Post Contributor:: Valerie Johnston :: Healthline.com health and fitness writer
While there is no cure for rheumatoid arthritis, there are several things that you can do to reduce joint pain, joint stiffness, and other symptoms of the disease. A well-rounded, healthy diet; relaxation techniques for reducing stress; and achieving improved sleep are a few lifestyle changes that you can work toward in order to manage your symptoms.
Exercise should also be a key component of your long-term treatment plan for rheumatoid arthritis. Regular exercise will increase your range of motion, increase joint protection, reduce joint stiffness and pain, improve muscle strength, and boost endurance.
Getting Started with Exercise
If you are not accustomed to regular exercise, it is important to discuss your exercise plan with your doctor. Begin with exercises that you can comfortably perform, such as walking, swimming, or bicycling. Only increase the intensity of your workouts after you have built a solid foundation (increased endurance, strength, etc.). A fitness trainer or a physical therapist can provide guidance so that you know how to perform exercises safely and in a way that is suited to your current fitness level.
Before any exercise, it is important to warm up and to stretch the muscles. This will help you to avoid injuries and to comfortably perform a wide variety of range-of-motion exercises. If you experience pain or inflammation during or after exercise, be sure to give your body adequate time to recover. Pain is common during and after exercise, but it should not be excessive. Of course, joint pain comes with the territory if you have rheumatoid arthritis. Using a cold pack on sore joints and muscles after a workout can help quite a bit with pain management. By progressing slowly over time, you can avoid injuries and will be more likely to make a habit out of exercise.
Exercise Techniques for Managing Rheumatoid Arthritis
There are specific exercise techniques that can help in reducing symptoms of rheumatoid arthritis. For example, tai chi is an ancient Chinese practice that has helped countless people with arthritis to increase their mobility, sense of relaxation, and overall quality of life. Tai chi incorporates many of the essential management tools—stress reduction, physical activity, mental focus, controlled breathing, etc.—that you can use to manage your condition.
Low-impact aerobic exercise is one of the best forms of physical activity for individuals with rheumatoid arthritis. Swimming, cycling, resistance training, yoga, Pilates, elliptical training, and walking are all examples of low-impact aerobic exercises that will not cause stress to your joints. High-impact exercises such as running, tennis, and plyometrics add a lot of stress to the joints and bones of the body, which can be especially problematic for people with arthritis.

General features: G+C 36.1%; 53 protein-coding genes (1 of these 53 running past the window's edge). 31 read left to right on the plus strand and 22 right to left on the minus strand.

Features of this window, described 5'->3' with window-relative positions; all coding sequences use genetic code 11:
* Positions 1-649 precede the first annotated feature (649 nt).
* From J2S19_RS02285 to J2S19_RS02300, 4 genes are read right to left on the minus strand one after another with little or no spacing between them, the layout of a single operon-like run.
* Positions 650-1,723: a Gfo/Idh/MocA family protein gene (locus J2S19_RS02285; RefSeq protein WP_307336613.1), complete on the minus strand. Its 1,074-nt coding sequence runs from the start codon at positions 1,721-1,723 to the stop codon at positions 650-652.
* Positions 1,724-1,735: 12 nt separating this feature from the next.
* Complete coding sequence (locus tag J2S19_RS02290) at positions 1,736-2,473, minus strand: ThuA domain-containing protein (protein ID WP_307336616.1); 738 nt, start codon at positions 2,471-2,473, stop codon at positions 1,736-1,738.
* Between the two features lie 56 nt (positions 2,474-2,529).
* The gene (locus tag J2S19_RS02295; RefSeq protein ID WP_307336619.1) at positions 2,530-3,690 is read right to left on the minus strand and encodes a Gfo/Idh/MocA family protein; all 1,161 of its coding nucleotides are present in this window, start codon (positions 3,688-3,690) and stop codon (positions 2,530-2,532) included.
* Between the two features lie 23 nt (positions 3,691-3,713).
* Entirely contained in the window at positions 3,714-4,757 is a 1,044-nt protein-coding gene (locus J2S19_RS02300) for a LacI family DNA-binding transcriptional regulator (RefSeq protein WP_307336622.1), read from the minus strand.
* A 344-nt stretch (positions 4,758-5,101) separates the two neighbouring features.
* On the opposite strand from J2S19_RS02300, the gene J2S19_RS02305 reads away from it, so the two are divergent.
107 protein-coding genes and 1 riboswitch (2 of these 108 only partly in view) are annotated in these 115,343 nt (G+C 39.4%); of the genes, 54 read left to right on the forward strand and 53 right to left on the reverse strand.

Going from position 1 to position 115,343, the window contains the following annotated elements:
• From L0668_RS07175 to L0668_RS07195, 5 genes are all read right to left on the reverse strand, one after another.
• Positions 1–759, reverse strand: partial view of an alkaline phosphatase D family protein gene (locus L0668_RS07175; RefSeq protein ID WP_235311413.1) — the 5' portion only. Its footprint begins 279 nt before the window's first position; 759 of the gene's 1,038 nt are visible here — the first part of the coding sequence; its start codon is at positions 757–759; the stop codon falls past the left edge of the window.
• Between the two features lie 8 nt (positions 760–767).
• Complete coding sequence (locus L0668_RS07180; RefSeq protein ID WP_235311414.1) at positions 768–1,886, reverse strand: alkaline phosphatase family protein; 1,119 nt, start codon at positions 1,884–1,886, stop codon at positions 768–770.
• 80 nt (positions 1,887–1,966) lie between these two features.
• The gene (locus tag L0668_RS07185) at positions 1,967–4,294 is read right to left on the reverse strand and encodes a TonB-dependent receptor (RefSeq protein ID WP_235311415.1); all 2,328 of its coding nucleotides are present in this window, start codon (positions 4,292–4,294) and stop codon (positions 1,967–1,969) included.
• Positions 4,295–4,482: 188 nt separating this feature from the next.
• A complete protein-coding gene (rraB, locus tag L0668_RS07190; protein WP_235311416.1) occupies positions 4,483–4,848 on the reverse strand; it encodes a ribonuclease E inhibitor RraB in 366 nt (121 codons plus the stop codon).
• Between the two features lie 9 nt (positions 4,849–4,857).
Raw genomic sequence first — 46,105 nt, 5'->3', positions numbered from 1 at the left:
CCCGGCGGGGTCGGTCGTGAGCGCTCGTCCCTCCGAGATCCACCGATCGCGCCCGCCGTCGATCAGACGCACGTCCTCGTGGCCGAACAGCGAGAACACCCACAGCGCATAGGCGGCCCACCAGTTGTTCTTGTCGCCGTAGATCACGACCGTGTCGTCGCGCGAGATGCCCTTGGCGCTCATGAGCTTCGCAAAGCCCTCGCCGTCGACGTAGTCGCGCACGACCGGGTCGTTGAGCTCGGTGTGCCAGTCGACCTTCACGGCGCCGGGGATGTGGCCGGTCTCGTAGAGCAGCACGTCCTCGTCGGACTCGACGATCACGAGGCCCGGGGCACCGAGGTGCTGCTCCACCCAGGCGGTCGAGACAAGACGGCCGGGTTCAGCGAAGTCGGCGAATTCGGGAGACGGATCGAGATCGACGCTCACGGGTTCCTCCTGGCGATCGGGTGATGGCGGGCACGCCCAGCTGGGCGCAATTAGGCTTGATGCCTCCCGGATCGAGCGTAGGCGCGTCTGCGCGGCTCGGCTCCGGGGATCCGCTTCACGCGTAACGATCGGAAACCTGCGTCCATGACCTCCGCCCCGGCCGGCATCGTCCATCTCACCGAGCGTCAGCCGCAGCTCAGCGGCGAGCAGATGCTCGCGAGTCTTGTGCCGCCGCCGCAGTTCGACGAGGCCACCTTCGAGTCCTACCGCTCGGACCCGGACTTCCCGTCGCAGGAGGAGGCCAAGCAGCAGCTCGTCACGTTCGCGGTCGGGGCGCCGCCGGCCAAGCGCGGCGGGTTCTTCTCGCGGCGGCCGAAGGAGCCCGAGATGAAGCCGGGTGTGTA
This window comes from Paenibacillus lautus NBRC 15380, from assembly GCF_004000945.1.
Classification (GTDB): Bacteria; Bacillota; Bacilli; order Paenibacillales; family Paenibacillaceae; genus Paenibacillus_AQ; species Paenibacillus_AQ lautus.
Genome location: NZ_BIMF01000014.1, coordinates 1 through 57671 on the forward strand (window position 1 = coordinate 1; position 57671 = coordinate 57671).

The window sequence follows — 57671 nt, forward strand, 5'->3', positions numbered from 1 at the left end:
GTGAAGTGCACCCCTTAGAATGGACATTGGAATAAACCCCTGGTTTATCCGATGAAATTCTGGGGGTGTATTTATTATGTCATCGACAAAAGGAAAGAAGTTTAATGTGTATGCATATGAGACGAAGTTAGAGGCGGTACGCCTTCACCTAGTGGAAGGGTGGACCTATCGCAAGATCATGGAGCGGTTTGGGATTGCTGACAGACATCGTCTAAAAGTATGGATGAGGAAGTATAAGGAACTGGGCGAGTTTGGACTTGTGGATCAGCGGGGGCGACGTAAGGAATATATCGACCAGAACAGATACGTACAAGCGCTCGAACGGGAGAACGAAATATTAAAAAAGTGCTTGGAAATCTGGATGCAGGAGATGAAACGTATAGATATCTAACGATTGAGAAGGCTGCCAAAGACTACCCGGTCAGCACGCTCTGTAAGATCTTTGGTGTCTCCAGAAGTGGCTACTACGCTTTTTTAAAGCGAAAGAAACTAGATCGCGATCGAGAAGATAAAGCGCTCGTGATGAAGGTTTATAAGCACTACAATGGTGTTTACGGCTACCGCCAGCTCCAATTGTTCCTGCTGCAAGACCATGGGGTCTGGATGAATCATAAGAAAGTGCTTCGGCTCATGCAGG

Resistance training has grown in popularity among people of all fitness levels. Free weights, elastic bands, and resistance machines are a few types of resistance exercise tools that are, in general, safe for people with rheumatoid arthritis to use. The degree of resistance can be adjusted according to your current level of fitness and strength.
Swimming is an excellent way for people with rheumatoid arthritis to exercise. Water supports your body during movement so that the stress on your joints is minimized. If you enjoy walking, try walking exercises in a pool. A swimming instructor can show you how to perform various swimming techniques that will help you to increase muscle strength and mobility throughout your body.
Consistency by Customizing Your Workouts
Discovering physical activities that you enjoy will help you to maintain your exercise routine long-term. If you already enjoy going for walks, for example, make it a habit to get out for a walk every day. If you enjoy variety, design an exercise plan that includes walking, cycling, swimming, yoga, and other fitness techniques. Finding your exercise niche will help you to manage your rheumatoid arthritis symptoms more effectively.
Valerie Johnston is a health and fitness writer for Healthline.com, keeping up-to-date on all of the latest health and fitness news. With ambitions of one day running a marathon, she resides in East Texas.
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